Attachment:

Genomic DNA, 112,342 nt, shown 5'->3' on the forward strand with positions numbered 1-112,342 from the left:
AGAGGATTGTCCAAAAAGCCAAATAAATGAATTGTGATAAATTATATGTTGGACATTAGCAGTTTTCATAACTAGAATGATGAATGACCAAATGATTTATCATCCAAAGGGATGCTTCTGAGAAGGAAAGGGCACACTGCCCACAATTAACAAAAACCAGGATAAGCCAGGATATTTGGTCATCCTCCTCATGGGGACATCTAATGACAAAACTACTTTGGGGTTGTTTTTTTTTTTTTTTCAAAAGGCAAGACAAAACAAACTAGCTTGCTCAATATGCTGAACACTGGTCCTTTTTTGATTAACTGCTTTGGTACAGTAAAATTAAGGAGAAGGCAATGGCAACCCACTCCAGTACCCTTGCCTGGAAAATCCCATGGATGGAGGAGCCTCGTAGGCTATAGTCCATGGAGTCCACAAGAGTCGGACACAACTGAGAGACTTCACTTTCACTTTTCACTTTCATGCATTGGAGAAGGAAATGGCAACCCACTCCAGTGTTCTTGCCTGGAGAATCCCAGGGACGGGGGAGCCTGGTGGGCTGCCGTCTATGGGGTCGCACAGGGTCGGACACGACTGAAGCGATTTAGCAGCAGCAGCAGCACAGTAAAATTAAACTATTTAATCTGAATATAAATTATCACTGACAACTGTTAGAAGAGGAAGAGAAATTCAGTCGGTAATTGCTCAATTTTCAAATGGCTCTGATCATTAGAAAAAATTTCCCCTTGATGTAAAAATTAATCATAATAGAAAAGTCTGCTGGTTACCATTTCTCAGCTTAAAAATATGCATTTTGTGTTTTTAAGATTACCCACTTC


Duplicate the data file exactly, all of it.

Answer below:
Genomic DNA, 112,342 nt, shown 5'->3' on the forward strand with positions numbered 1-112,342 from the left:
AGAGGATTGTCCAAAAAGCCAAATAAATGAATTGTGATAAATTATATGTTGGACATTAGCAGTTTTCATAACTAGAATGATGAATGACCAAATGATTTATCATCCAAAGGGATGCTTCTGAGAAGGAAAGGGCACACTGCCCACAATTAACAAAAACCAGGATAAGCCAGGATATTTGGTCATCCTCCTCATGGGGACATCTAATGACAAAACTACTTTGGGGTTGTTTTTTTTTTTTTTTCAAAAGGCAAGACAAAACAAACTAGCTTGCTCAATATGCTGAACACTGGTCCTTTTTTGATTAACTGCTTTGGTACAGTAAAATTAAGGAGAAGGCAATGGCAACCCACTCCAGTACCCTTGCCTGGAAAATCCCATGGATGGAGGAGCCTCGTAGGCTATAGTCCATGGAGTCCACAAGAGTCGGACACAACTGAGAGACTTCACTTTCACTTTTCACTTTCATGCATTGGAGAAGGAAATGGCAACCCACTCCAGTGTTCTTGCCTGGAGAATCCCAGGGACGGGGGAGCCTGGTGGGCTGCCGTCTATGGGGTCGCACAGGGTCGGACACGACTGAAGCGATTTAGCAGCAGCAGCAGCACAGTAAAATTAAACTATTTAATCTGAATATAAATTATCACTGACAACTGTTAGAAGAGGAAGAGAAATTCAGTCGGTAATTGCTCAATTTTCAAATGGCTCTGATCATTAGAAAAAATTTCCCCTTGATGTAAAAATTAATCATAATAGAAAAGTCTGCTGGTTACCATTTCTCAGCTTAAAAATATGCATTTTGTGTTTTTAAGATTACCCACTTC